What will be discussed at the Colorado 2018 ThatCAMP?

One of the questions we’ve been seeing commonly is what exactly will be discussed at this year’s Colorado ThatCAMP? The topics discussed at the 2018 Colorado ThatCAMP can be a broad range of discussions or teaching sessions based upon proposals by participants before November 3rd. These topics can range from broad concepts: “How to apply spatial analysis theories in the digital humanities,” to more focused tool demonstrations: “Using StoryMaps for repeat photography and photo collection.” Possible topics and tools to discuss could include mapping tools, introductions to various coding languages, digital tools for school teachers, archival and collection tools, social network analysis, database management, text encoding and much more! If there’s something you are interested in learning more about then feel free to post it as a proposal. Making a proposal doesn’t necessarily mean that you need to lead it as a teaching session, it can simply be a suggestion to get a broader discussion going with other attendees!

Poetry with Python

example of a Python for loopTo paraphrase Shakespeare in the digital age, a for loop in any other language would iterate as well. From the perspective of Distant Reading (Moretti), today’s digitally literate scholars and students need to be able to understand some basic coding (indeed, what is a for loop, anyway??). Python is a great place to start! This session will look at one example of writing and applying a Python script to a text file to highlight and track references to targeted key words (perhaps, “rose” and “sweet”). We can then graph these keywords using some of Python’s libraries. The coding will be very basic, but the insights will hopefully prove very valuable.

Teaching the Humanities with a Spreadsheet

image of google fusion tableGeorge Steiner once wrote the intellectual is the person who reads with a pen in hand. Today, however, we need to rephrase this idea and say: The intellectual is the person who reads with a spreadsheet in view. Felienne Hermans has argued for the relevance of spreadsheets for coders. I am interested in exploring the potential for teaching the humanities with spreadsheets. I will review one case-study carried out with students in my advanced Spanish Culture course. While studying the medieval pilgrimage route in northern Spain, the Camino de Santiago, we leveraged Google’s fusion tables to create interactive maps (kms files) for identifying the locations of cultural exchange. Using the same spreadsheets, we could develop network analysis visualizations on which the stages of the pilgrimage are nodes and the student’s engagement with this culture are edges. Join me to discuss this example and share your ideas on other use cases for teaching the humanities with a spreadsheet.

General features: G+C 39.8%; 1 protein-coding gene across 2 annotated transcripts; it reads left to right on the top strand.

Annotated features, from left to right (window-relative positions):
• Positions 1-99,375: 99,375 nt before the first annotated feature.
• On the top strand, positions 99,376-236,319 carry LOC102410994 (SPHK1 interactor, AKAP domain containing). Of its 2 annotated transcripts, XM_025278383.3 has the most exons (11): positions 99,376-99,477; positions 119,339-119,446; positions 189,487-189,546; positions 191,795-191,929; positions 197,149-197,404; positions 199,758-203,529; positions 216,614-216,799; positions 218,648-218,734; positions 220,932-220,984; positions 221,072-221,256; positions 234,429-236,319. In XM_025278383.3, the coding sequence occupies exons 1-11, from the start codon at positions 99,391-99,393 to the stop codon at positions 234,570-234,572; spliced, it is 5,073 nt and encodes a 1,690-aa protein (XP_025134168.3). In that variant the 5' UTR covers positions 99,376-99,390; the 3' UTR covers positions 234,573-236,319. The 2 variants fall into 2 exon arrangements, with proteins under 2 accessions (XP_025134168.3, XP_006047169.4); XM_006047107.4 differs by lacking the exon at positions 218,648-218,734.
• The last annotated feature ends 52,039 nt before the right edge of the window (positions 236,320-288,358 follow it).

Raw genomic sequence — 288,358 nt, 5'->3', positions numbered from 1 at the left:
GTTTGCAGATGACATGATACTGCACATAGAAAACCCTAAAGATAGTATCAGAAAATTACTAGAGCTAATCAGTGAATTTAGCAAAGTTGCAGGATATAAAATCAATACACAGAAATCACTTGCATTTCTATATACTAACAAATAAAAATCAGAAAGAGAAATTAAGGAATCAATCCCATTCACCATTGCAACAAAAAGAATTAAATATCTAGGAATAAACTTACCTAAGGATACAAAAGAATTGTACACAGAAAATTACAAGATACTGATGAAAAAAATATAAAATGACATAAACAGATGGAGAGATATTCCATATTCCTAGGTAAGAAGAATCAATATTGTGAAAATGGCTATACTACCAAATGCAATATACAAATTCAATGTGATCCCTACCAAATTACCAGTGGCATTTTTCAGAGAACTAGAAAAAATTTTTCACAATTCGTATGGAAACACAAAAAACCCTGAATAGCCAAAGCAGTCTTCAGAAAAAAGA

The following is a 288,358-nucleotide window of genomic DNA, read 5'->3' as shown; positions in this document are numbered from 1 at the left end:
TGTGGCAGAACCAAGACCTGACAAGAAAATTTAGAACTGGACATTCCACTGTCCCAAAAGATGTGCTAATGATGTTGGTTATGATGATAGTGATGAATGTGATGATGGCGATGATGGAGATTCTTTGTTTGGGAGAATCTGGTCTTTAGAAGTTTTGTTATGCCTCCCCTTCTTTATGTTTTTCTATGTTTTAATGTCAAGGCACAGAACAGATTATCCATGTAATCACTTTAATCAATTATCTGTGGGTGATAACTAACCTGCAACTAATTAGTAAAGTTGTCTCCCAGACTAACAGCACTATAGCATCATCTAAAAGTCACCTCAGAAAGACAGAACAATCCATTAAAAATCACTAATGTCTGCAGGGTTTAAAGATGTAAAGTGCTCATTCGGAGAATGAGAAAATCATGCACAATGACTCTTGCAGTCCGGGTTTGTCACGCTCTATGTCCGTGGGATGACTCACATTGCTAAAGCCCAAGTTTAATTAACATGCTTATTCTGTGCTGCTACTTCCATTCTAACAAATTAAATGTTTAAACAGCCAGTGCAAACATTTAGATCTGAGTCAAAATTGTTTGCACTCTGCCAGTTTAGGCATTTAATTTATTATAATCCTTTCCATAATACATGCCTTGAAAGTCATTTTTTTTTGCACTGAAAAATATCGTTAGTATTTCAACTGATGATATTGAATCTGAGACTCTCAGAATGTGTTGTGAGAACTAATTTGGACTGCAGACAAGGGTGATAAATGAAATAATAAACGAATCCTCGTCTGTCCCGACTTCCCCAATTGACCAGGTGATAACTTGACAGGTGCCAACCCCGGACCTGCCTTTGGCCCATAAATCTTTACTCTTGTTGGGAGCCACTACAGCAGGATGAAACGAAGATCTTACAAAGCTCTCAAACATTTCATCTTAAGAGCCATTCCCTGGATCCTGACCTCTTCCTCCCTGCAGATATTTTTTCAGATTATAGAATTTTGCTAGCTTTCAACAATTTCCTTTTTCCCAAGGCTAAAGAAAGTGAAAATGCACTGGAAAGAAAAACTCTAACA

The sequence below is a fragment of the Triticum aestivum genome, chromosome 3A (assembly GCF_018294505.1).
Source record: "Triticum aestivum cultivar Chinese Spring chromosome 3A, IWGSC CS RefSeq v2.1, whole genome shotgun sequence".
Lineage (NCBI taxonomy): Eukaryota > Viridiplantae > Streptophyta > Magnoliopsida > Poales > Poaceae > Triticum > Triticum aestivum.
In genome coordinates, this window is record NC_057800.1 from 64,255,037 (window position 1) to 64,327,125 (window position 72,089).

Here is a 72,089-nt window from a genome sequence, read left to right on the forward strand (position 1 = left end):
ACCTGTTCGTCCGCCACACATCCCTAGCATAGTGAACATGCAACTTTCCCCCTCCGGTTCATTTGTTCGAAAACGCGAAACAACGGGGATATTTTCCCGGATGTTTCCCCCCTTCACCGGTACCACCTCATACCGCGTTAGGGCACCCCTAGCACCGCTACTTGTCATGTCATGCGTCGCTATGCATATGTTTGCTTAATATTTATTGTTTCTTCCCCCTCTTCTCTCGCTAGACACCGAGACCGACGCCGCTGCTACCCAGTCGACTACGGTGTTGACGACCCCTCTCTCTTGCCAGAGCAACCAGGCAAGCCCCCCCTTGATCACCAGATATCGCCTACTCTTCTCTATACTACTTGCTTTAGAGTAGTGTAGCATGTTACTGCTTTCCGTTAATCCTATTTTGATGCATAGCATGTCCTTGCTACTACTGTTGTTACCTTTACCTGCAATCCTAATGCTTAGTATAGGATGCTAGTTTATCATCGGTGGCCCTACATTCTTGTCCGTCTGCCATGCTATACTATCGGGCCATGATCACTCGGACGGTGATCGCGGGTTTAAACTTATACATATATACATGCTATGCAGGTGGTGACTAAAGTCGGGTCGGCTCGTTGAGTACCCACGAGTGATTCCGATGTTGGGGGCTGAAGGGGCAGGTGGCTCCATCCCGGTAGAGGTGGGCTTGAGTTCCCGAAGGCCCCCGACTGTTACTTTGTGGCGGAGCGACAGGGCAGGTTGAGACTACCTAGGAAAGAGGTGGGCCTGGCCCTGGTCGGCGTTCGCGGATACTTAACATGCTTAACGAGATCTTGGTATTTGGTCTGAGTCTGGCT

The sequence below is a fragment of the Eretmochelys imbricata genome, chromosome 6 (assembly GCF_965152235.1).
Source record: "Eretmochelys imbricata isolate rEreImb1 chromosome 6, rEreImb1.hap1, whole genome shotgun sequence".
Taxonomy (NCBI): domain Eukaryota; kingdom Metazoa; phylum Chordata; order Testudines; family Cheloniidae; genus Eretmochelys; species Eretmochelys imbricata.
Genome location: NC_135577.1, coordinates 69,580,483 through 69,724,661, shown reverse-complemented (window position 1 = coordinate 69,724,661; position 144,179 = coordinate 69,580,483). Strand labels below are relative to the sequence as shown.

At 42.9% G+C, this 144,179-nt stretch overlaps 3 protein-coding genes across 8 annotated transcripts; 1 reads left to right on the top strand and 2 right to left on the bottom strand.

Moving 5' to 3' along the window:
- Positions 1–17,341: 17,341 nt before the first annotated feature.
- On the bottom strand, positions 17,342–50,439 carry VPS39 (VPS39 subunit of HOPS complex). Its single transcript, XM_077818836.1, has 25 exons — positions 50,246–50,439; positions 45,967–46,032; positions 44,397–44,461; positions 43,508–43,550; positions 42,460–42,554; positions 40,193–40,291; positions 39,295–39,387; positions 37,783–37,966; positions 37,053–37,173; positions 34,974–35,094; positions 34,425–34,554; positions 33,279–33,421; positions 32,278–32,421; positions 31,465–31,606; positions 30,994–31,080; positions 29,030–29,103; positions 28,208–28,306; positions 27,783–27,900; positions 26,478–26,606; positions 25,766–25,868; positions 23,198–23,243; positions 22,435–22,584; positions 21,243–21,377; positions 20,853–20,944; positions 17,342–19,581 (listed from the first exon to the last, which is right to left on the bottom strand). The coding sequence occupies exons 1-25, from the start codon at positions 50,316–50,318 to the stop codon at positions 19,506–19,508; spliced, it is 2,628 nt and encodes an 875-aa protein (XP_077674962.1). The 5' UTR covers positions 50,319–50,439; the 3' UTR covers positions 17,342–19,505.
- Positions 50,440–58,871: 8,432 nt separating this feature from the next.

Introduction to THATCamp Colorado

  • THATCamp stands for “The Humanities and Technology Camp.” Check the “About” page for more details. A THATCamp is an unconventional conference (unconference)—an open, inexpensive meeting that draws together humanists and technologists of a range of skill levels and areas of expertise to learn and build together in sessions that are organized on the spot on the day of the program. Everyone is a collaborator at THATCamp and participates in collaboratively setting the agenda for the day. THATCamp is informal, spontaneous, and inexpensive compared with traditional conferences. For THATCamp Colorado, we hope to offer free registration to students, and nominal registration fees for faculty, staff, K-12 educators and community members.


THATCamp is an ideal fit with the PLHC’s core values—technological tools, like public lands, are accessible, powerful platforms that tell the public important stories about themselves and their history in compelling ways.  THATCamp Colorado will take place November 3, 2018 on Colorado State University’s campus, and will highlight three major themes: Environment, Space, and the Digital Humanities. For the PLHC, THATCamp is not just a way to share our own experiences applying digital tools to telling the histories of public lands; it is also an opportunity to collaborate with others both on and beyond CSU’s campus to learn more about technological tools and to think creatively and critically about how we should engage with them in the humanities.